In the box of the Olympia, embedded in an armchair, a solid fellow pianote on his laptop. This is the boss of a car rental agency. When he knew that the diva was landing in Paris at five in the morning, he made a phone call to her: "Mom Oumou, I do not want you to drive in any car. I'm sending you somebody. "
A Porsche Cayenne was waiting for the singer at the airport. "That's the least I could do," says the entrepreneur. She is the best ambassador of Malian success. "
Virtuoso of marketing, Oumou Sangaré has literally become a brand. For nearly ten years, it has given its name, " Oum Sang ", to 4x4 of Chinese manufacture, "today always available to order". It also sells imported Oum Sang rice, but it is "under discussion to exploit 3,000 ha of land and produce it directly in Mali".
Is not it a bit narcissistic to sell on his name? "When I started my career, I realized that in the markets of Bamako, the sellers, in order to sell their stock more easily, pretended that their fruits and vegetables came from my father's field! It made me think. "
It also owns a hotel, Wassulu, in Bamako, and about forty bungalows built in its region to accompany the launch of a festival around the wassoulou music. The project that is most important to him? A farm of 10 ha bordering the Niger river. On the social networks, she did not hesitate to show herself in hand, bent in two to work the land.
"Many women send me messages telling me they want to start a business like me and they do not have the money to invest. But even when there is nothing, there remains what nature has given us. It is also a solution not to depend on men. Her last sentence echoes all the more strongly when one knows that she was abandoned as a child by her father.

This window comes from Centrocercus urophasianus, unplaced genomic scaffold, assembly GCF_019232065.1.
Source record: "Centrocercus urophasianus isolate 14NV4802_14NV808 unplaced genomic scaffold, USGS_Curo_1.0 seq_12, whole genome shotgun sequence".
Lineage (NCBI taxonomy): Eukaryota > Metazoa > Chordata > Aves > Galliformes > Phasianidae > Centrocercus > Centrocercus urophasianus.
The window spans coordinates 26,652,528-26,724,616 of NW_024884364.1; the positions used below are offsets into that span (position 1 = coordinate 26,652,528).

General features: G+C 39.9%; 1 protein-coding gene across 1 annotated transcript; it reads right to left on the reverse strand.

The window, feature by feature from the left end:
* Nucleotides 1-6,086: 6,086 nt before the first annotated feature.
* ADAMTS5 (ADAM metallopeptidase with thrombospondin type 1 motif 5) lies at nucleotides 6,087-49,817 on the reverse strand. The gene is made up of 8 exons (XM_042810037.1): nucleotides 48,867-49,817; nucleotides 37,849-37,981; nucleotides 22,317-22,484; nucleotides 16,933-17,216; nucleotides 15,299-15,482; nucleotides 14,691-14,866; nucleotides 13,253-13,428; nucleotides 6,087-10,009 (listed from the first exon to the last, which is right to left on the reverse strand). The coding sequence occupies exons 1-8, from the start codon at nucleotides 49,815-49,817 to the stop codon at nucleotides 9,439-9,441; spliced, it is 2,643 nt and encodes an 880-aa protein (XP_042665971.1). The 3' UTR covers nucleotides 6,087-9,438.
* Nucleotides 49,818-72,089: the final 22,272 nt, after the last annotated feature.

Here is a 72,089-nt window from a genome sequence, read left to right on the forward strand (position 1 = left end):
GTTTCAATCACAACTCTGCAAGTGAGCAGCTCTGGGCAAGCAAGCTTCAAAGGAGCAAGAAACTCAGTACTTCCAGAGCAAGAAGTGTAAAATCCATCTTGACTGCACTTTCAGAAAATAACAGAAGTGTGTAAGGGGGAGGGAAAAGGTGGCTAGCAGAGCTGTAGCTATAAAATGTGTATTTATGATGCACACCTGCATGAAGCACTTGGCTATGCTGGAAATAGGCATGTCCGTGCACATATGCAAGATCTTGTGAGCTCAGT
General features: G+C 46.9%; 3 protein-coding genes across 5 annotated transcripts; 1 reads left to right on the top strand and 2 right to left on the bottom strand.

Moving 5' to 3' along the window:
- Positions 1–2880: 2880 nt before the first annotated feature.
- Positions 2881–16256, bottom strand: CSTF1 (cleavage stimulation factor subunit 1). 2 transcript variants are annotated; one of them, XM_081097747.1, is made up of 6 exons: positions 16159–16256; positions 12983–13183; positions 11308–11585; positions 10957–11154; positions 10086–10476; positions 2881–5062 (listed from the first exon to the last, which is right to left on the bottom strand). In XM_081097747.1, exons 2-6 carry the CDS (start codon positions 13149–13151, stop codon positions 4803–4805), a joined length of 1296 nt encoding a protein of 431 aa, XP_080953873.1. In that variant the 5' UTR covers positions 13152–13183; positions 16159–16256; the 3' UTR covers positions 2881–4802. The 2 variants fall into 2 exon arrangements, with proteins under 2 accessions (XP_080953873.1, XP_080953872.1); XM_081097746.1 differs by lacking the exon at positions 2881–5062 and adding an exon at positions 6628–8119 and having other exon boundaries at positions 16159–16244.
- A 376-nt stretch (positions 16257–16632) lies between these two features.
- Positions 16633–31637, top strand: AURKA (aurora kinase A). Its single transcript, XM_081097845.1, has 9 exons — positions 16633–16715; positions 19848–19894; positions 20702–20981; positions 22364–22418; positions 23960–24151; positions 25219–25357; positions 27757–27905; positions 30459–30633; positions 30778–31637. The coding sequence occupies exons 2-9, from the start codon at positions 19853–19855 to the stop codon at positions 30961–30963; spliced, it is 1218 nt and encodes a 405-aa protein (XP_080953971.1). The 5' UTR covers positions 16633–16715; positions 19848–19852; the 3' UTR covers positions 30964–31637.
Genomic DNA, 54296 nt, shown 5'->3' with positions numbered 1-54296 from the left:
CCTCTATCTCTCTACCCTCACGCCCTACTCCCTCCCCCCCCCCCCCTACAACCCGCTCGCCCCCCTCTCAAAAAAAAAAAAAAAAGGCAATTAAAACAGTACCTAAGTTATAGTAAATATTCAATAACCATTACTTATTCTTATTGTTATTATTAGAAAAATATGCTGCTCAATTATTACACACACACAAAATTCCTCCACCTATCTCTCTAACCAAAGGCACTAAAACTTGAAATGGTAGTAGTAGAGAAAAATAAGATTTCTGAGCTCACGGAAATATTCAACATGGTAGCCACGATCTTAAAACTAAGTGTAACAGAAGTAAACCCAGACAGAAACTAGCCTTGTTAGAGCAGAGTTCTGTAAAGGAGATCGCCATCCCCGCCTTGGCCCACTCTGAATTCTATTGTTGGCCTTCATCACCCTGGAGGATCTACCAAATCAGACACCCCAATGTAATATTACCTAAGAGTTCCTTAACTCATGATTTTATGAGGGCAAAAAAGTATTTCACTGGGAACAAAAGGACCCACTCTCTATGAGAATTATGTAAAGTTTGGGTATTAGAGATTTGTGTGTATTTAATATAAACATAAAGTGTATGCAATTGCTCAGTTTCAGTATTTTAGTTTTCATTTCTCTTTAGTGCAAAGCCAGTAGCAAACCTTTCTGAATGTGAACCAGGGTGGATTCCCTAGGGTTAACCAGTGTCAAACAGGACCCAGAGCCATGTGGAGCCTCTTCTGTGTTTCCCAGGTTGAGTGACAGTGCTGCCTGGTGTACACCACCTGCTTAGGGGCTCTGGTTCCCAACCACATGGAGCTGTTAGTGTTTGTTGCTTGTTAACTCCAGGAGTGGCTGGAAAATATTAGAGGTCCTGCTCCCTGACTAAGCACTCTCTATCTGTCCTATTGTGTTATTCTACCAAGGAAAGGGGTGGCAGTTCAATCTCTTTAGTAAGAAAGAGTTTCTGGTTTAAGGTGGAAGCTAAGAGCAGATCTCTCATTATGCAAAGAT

An example for her sisters
The Amazon, the FAO's (Food and Agriculture Organization of the United Nations) ambassador since 2003, is fighting on all fronts. Particularly on those which allow to "liberate" the African woman from painful traditions: excision, forced marriage, polygamy ...
In her new album, she plays the nail with Kamelemba , a song to warn her "little sisters" to be wary of dragers who give false hopes. And in another title, Djoukourou , she praises the strong woman, on whom a husband can lean.
Oumou Sangaré, she seems more than strong: invincible. The insults and calumnies she suffered have, she says, hardened.
"It was said that I was drugging myself, that I was doing pornography ... I have gone through a thousand trials. In any case, artists are often seen as scoundrels, and women in particular as easy girls. But I do not care about gossip. I am here to encourage the African woman, and nothing will discourage me. I want to be an example to all my sisters, and I am willing to pay the price. "
One knocks at the door of the box. The makeup artist enters, we must give way. Several hours later, when she finally appeared on the stage of the Olympia under her armor of jewels, wrapped in a dress of basin incrusted with bogolan, Queen Oumou is ready to conquer.